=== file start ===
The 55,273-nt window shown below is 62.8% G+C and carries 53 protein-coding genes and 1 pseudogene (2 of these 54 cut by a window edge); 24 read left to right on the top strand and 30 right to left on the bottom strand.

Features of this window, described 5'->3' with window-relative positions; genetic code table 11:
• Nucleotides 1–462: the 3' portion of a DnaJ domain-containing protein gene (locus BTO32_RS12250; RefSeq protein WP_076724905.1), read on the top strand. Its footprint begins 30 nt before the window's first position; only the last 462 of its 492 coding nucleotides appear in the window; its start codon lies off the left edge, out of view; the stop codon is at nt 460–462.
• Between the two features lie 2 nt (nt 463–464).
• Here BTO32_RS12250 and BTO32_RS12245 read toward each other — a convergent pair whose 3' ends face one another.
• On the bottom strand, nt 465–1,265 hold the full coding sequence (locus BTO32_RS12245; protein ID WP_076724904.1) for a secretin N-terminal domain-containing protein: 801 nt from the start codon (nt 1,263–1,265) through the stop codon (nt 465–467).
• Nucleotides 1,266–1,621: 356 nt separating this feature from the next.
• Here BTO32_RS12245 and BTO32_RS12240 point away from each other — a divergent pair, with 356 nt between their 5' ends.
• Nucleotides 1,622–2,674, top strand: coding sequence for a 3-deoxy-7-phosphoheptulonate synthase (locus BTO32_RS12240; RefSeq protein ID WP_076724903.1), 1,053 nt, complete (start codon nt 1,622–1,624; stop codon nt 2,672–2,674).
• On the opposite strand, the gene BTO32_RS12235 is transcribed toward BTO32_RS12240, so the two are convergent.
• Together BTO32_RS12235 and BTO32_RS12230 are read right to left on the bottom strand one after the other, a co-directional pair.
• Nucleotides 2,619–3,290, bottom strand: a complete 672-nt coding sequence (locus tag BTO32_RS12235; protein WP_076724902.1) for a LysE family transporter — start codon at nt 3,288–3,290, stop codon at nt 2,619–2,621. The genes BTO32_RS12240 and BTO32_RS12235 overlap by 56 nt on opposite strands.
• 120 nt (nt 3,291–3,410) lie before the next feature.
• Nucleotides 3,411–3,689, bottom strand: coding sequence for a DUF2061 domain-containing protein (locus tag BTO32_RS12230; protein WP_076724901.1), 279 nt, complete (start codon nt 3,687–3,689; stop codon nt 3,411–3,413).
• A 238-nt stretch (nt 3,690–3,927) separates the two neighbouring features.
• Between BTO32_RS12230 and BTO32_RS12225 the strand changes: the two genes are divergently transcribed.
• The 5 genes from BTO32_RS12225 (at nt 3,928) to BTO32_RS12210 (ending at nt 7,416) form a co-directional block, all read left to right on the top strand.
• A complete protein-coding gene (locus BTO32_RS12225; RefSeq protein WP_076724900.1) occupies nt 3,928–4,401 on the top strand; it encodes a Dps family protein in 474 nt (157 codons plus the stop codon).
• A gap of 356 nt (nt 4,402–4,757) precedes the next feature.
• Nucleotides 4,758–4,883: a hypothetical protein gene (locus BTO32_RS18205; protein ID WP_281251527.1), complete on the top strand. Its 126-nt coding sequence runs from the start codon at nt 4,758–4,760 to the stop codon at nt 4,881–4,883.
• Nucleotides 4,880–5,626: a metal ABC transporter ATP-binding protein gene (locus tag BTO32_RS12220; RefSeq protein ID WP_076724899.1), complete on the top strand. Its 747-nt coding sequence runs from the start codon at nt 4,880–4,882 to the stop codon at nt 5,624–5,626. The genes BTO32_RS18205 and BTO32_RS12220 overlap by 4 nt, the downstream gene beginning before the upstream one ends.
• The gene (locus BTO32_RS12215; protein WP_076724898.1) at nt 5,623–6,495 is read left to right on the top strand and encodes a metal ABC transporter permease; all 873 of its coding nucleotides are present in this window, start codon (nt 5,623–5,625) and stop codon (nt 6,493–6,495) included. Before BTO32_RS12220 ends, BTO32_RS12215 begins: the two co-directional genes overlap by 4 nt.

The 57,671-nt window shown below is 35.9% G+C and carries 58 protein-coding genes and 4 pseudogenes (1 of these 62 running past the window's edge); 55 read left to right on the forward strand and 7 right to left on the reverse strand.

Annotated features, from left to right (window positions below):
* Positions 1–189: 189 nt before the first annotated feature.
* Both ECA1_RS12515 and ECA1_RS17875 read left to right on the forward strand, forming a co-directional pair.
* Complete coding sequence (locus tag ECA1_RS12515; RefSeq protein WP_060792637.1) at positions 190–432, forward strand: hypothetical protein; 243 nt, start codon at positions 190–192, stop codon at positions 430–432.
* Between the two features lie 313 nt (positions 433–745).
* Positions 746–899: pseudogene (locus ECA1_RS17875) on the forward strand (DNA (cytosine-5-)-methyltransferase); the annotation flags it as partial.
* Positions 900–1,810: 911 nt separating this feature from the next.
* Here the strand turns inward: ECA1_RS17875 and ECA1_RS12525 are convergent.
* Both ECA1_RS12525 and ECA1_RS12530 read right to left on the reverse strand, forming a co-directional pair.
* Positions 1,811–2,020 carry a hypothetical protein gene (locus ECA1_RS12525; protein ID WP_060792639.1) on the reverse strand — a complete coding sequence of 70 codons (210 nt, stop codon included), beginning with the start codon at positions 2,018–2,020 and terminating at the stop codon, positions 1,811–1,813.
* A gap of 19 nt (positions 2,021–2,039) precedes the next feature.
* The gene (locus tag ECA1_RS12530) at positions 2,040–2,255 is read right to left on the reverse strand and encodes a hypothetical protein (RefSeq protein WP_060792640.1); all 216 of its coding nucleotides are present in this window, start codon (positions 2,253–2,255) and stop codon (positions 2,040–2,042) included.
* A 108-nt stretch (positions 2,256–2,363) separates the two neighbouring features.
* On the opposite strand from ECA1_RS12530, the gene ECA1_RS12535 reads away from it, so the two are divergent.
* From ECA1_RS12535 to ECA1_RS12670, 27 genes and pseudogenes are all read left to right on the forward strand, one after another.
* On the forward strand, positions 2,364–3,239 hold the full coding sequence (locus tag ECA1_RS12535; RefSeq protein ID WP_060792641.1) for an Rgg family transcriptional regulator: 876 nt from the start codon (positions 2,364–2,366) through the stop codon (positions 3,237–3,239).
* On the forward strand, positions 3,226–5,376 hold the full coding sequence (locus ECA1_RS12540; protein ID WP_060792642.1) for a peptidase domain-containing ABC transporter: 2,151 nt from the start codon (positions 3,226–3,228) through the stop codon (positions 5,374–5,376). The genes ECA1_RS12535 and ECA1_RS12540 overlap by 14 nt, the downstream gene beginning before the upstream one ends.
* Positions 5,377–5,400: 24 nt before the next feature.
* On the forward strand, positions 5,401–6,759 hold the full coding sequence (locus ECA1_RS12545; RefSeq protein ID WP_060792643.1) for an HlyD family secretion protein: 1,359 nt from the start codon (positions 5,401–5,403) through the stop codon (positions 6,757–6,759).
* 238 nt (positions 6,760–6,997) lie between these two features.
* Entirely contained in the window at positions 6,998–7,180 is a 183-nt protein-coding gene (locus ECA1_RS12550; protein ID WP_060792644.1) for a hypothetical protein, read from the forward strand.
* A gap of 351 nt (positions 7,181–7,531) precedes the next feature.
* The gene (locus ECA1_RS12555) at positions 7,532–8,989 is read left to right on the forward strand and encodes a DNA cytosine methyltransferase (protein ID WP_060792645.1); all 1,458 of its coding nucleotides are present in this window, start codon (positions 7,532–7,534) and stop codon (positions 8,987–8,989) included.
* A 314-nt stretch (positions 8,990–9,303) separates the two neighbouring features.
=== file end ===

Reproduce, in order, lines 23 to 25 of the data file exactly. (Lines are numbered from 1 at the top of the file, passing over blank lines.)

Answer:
The 57,671-nt window shown below is 35.9% G+C and carries 58 protein-coding genes and 4 pseudogenes (1 of these 62 running past the window's edge); 55 read left to right on the forward strand and 7 right to left on the reverse strand.

Annotated features, from left to right (window positions below):
* Positions 1–189: 189 nt before the first annotated feature.